that there was a point where some people would’ve considered
those who looked like this to be migrants as well. (Applause) Right, though? (Applause) And it is in this forgetfulness
that we assume, monopolize on people’s stories,
attribute their race, social class, religions, clothing to the names
that we chose for them. Terrorism is a fine
modern-day example, unfortunately. In the past few years, so much violence
has just spread across our country, but when you watch the news,
there’s always a specification as to whether or not
terrorism was involved, which I think we all know
means the killer looked like this. [Arab dude] Which… (Laughter) He’s a babe! Which must mean… (Laughter) Which must mean that the killer,
of course, pledges his allegiance to this. [ISIS] Right? But correct me if I’m wrong, news coverage
does in fact tend to be a little different when the terrorist looks like this. [Robert Dear, Planned Parenthood Shooter] (Applause) And it ultimately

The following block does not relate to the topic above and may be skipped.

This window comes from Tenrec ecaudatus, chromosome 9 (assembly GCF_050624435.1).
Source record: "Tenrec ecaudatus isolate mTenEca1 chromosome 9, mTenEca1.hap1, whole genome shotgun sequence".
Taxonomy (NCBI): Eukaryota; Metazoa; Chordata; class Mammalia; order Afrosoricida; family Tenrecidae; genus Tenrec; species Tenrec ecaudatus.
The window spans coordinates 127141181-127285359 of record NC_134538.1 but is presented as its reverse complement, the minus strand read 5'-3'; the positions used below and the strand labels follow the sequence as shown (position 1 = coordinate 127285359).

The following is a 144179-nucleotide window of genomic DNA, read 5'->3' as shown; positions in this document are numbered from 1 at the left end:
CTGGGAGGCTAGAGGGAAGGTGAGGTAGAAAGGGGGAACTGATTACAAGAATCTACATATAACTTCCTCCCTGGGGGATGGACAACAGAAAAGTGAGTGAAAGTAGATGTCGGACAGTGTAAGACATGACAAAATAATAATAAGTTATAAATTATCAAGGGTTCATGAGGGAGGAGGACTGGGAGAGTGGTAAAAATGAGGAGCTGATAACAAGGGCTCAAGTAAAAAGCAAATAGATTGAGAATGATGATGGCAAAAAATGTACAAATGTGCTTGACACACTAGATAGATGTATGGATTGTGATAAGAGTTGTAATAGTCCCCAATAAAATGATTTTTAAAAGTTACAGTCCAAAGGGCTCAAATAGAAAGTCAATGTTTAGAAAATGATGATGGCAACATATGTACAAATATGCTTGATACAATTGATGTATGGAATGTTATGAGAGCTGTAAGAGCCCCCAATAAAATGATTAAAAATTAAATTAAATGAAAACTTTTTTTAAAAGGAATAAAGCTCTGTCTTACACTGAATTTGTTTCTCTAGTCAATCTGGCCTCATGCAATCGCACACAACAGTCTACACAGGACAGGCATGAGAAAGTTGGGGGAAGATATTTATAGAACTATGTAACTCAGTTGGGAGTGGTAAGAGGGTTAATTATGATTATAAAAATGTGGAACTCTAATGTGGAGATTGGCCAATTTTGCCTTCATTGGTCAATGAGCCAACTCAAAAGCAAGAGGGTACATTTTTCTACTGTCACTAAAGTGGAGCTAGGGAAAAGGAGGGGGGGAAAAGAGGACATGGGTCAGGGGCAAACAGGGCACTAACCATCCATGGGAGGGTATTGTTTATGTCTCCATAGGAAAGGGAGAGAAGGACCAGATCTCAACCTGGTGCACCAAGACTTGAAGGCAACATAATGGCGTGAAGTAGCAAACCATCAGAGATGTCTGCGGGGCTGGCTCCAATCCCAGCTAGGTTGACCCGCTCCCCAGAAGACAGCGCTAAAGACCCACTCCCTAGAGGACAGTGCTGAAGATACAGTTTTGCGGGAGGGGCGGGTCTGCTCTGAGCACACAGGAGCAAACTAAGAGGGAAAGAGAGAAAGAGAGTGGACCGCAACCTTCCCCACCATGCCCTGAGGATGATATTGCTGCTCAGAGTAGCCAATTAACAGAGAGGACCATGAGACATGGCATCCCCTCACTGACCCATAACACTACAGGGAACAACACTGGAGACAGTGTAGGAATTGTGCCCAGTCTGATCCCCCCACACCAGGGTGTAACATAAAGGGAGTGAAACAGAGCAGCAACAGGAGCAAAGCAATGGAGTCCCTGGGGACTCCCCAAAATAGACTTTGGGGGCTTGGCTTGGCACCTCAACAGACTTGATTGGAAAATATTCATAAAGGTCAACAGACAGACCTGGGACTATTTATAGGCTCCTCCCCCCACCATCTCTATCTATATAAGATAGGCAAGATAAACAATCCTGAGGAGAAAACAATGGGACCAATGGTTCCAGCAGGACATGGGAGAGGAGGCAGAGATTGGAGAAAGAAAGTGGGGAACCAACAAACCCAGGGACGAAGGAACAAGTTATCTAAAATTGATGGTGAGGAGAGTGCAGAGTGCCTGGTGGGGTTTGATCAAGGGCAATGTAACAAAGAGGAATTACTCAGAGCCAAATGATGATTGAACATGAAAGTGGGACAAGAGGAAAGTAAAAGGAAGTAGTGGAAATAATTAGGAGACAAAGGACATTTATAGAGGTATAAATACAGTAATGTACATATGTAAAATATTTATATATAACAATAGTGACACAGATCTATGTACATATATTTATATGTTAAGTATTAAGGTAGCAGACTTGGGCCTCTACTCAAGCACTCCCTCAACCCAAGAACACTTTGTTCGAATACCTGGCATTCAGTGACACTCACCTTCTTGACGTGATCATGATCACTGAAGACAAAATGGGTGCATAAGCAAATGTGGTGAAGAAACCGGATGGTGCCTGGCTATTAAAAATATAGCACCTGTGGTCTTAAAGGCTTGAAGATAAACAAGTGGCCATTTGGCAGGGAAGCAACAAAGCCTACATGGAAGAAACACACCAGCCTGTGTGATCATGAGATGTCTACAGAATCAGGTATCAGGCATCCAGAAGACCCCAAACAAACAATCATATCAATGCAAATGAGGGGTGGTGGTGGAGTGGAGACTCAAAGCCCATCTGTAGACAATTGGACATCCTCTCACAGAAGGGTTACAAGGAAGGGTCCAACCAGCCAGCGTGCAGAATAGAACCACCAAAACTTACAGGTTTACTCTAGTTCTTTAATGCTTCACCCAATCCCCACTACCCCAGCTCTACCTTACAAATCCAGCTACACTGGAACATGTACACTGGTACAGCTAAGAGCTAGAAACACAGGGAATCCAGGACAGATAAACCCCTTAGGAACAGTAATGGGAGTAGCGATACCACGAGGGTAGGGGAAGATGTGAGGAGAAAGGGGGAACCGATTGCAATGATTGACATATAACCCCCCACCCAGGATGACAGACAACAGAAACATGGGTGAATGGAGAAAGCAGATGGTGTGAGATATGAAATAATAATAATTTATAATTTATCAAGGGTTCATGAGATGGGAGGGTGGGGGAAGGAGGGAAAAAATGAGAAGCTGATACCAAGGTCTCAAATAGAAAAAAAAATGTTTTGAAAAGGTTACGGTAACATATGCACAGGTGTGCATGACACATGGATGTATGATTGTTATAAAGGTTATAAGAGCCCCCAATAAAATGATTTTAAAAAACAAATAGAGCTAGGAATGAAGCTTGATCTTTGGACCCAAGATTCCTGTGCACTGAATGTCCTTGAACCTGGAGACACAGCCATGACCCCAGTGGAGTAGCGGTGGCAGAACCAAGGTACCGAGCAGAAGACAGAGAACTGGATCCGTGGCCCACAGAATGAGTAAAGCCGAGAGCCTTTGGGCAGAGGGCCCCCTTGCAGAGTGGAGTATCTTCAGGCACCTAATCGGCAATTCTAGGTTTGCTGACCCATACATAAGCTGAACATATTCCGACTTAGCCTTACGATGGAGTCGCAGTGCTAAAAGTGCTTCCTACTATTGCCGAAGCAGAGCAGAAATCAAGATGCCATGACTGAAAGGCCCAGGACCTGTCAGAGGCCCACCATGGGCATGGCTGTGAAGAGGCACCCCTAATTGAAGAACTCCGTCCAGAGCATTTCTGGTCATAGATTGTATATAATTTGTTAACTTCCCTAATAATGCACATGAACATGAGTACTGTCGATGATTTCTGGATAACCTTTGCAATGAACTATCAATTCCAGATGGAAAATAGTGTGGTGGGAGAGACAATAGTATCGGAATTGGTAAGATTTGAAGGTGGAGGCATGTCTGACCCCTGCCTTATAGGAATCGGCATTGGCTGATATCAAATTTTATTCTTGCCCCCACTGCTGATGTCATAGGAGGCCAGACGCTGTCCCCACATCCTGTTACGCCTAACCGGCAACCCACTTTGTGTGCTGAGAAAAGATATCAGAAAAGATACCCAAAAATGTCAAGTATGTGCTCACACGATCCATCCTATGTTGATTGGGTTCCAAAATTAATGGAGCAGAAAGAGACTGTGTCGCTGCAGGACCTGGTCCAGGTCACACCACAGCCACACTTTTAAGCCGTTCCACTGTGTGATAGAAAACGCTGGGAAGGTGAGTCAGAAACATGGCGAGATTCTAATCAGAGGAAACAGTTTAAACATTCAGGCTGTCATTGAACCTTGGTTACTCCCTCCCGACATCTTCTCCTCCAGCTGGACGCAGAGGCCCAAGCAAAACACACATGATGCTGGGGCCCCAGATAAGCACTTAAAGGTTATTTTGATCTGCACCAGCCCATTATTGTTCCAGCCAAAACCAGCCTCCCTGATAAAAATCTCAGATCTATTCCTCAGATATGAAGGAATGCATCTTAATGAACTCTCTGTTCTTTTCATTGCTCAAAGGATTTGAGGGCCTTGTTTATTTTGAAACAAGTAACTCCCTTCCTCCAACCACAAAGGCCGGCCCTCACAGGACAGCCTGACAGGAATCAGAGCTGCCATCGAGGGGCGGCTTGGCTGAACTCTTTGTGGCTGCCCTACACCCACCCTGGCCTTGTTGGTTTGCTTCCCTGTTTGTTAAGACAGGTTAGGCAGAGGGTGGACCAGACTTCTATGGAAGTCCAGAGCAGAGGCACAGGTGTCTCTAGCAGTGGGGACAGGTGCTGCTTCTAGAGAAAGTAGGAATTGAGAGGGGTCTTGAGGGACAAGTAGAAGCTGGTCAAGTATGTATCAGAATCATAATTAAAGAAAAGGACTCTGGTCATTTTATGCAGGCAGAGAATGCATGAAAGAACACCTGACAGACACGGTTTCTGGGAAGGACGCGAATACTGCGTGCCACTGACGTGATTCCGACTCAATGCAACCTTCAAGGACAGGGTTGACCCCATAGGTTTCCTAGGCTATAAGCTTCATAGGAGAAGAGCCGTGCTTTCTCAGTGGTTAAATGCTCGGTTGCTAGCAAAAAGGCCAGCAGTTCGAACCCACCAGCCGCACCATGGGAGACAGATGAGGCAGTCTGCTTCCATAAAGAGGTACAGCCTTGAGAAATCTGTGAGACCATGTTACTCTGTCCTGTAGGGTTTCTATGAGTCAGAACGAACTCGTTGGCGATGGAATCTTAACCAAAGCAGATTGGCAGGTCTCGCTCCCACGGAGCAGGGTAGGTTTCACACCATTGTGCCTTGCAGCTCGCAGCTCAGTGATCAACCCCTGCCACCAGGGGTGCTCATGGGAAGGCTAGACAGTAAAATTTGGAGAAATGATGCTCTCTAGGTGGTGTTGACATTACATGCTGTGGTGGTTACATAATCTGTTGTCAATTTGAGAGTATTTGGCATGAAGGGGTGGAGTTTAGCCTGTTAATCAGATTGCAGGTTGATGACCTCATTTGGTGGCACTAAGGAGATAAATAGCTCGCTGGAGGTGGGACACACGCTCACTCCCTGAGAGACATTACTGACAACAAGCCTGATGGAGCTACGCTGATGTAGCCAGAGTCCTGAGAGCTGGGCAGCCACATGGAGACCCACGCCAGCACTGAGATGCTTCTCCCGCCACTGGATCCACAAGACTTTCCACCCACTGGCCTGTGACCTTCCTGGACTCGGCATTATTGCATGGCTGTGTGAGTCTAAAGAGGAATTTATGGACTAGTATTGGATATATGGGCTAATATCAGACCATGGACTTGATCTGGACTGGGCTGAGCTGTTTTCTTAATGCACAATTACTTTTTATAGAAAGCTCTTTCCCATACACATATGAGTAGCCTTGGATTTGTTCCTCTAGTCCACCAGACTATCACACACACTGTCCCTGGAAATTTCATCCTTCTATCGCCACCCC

has us forgetting that terrorism, by definition of terrorism, has always come in all shapes [Ku Klux Klan] and colors. [Timothy McVeigh, Oklahoma City Bomber] (Cheers) (Applause) And what happens when we confine
certain names with certain depictions, wrongfully excluding some
and including others, we end up caging masses of people
under a name that says ‘dangerous,’ even if they’re nowhere near it. Like when we say ‘thug’
instead of 17-year-old black child. [Trayvon Martin] When we say ‘alien’
instead of ‘immigrant.’ When we say ‘lazy poor people’
instead of ‘unequal wealth distribution.’ When we say ‘bomb’ instead of ‘clock.’ [Ahmed Mohammad, clock inventor] (Applause) (Cheers) This man’s name is Craig Hicks. He’s often referred to
as a parking dispute, but his real name is a man who shot
and killed three Americans in their homes, in their heads, execution style
because they were Muslim. His name is hate crime. Their names are Deah, Yusor, and Razan, a 23 year old, 21, and 19. Deah and Yusor were just named
husband and wife, newlyweds, and the three were known
by their loved ones as sons and daughters, brothers,
sisters, students, activists, Instagrammers, tax payers, Americans. But now, their names
are too young to have been taken, their names are rest in peace,
Allah Yerhamo. Hicks did not ask them their name. He assigned it to them
when he assigned them each a bullet, named them a threat to his America,